Less than 100 miles north of where a high schooler shot fellow students Monday morning, a group of educators was by coincidence meeting at a workshop on campus crises.
"This is tough stuff to listen to. . . . It's happened very close to us today," said Cheri Lovre, a trauma expert who has helped schools cope with the aftermath of catastrophic events.
Schools must prepare for a host of unthinkable problems after a tragedy such as Santee, from how to return blood-spattered book bags to watching divorce rates spike among the school's distraught teachers, Lovre told school counselors gathered in Anaheim.
Lovre, who provided help at the sites of two high-profile school shootings, was at the Anaheim Marriott on Monday for a workshop on how to prepare for and cope with a campus crisis.
But before the workshop could get going, the 90 or so educators were shocked by the news that it had happened again.
During a break a few minutes later, conference participants rushed to Starbucks and gathered around the television, shaking their heads as images of children on stretchers flashed across the screen.
"This could happen at my school," said Mark Robertson, a counselor at John Adams Middle School in Los Angeles. "This could happen at any school."
By turns macabre and cheerful, Lovre told educators what to expect from a school shooting, and how to set up plans so that, in the event of a catastrophe, there would be "as few surprises as possible."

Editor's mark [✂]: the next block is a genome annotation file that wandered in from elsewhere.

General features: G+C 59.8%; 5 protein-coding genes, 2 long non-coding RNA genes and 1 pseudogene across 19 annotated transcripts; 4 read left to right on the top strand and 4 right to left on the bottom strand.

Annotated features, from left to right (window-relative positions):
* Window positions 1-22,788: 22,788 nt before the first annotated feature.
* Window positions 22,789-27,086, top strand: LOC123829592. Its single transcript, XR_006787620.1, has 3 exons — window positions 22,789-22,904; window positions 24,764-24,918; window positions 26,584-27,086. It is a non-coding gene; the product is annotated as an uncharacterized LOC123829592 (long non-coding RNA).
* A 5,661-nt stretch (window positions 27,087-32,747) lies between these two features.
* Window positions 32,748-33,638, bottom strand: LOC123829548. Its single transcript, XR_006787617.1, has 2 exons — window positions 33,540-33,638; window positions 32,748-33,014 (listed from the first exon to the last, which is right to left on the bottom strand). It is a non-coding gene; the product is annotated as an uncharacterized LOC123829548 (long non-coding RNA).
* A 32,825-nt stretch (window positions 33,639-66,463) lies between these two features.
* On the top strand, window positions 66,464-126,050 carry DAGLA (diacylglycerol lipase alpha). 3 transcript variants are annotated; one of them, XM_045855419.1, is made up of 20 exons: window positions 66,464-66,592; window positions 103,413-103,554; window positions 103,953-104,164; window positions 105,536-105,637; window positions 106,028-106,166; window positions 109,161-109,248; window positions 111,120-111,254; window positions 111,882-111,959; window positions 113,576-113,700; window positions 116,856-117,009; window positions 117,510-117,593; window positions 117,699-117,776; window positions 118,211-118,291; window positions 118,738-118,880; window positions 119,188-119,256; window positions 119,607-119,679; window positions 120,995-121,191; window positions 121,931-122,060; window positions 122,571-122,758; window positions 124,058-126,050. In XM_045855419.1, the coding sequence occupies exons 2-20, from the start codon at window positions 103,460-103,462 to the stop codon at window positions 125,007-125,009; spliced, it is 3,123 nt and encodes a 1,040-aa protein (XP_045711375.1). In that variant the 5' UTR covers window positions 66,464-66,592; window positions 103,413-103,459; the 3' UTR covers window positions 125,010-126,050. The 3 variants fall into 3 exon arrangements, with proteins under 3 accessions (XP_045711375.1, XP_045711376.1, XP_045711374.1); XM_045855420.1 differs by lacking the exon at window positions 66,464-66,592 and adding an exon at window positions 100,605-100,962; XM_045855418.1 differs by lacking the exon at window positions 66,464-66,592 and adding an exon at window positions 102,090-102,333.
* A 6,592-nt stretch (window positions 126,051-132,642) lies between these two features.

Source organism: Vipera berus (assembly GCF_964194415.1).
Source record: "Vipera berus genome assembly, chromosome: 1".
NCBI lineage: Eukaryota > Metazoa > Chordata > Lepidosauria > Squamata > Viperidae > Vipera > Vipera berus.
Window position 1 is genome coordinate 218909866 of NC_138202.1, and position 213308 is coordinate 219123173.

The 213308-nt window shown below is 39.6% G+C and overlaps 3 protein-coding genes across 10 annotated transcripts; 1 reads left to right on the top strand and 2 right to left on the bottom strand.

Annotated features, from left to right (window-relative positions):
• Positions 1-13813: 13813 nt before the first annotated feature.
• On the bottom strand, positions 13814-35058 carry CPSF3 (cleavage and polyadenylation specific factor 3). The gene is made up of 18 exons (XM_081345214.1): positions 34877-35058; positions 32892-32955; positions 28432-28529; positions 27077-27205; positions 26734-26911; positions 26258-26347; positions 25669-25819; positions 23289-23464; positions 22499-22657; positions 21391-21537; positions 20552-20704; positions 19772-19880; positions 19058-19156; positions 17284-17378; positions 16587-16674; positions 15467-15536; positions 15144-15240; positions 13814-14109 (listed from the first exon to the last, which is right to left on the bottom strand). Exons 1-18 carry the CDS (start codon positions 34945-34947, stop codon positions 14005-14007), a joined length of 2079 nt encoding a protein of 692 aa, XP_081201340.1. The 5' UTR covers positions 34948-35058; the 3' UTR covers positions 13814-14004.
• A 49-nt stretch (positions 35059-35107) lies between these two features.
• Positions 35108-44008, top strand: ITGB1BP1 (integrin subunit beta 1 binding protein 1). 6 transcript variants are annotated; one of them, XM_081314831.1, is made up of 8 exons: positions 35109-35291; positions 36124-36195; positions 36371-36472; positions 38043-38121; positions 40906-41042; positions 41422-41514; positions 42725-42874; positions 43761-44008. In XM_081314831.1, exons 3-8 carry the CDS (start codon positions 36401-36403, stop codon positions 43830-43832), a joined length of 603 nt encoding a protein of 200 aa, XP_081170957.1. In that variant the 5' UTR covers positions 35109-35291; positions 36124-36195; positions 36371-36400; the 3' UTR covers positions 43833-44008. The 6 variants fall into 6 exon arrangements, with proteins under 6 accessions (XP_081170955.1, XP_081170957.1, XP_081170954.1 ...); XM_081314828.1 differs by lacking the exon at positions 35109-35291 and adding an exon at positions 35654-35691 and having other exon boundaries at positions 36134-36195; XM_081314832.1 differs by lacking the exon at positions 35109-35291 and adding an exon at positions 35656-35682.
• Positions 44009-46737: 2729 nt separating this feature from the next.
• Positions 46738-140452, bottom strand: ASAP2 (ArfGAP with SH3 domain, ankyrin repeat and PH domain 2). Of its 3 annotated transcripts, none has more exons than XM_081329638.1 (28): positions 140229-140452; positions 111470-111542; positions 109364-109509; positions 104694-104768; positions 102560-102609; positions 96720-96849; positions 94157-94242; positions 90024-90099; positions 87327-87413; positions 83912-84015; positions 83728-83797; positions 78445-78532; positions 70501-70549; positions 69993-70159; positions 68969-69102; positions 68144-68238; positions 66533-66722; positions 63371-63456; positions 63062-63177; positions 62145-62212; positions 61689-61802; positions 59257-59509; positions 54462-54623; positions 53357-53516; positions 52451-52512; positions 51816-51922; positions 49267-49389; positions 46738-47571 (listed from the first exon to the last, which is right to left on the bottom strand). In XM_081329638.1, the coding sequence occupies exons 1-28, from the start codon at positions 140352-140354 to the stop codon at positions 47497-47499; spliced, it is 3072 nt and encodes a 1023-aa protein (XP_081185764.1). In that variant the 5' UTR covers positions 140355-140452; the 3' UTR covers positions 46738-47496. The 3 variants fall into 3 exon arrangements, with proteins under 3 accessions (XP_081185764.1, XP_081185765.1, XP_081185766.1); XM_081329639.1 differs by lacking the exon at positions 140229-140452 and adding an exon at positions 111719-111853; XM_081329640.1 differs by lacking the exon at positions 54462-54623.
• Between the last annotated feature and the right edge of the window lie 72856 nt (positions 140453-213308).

Although she made many references to the tragedy unfolding in Santee, she drew heavily on the May 1998 shooting in Springfield, Ore., when 15-year-old Kip Kinkle walked into a school cafeteria and shot 23 people, killing one. Lovre, who runs her company, Crisis Management Institute, from nearby Salem, Ore., was the crisis manager at Thurston High School during that shooting. She also worked with parents and teachers in the 1999 Columbine High School shooting in Colorado.
Mostly, she is in the business of training schools to develop disaster plans, and in trying to prevent crises in the first place--especially by encouraging students to come forward if they suspect a fellow student could become violent.
After such tragedies, she said, students' test scores dive for months. Divorce rates among teachers leap. Administrators become sick, and many request transfers to other schools. In the three years since the shooting at Thurston High, all the administrators have left but one, Lovre said.
But there are things schools can do, both to prevent tragedies and to work with parents, volunteers and crisis workers to help ease the horror afterward.
"The one constant . . . is there are always kids who know about [the plans for violence] and don't tell," she said. "The biggest thing is setting up an environment where kids will tell."
The more authoritarian a school administration, the less likely students are to come forward with their suspicions, Lovre said.
After such tragedies, she suggested, school officials could invite friendly, lovable dogsto campus to cheer students. Or better yet, ask students what they need to feel safe at school again.
In Springfield, many students found it therapeutic to scrub blood off their own backpacks. That would not be appropriate for other schools to imitate, she said, because of concerns about transmission of diseases through blood.
Lovre also told school officials to screen counselors who show up at schools to offer assistance. After the Springfield shooting, Lovre recalled, a volunteer counselor told school officials she was prepared to offer traumatized students crystal therapy and Tarot card readings.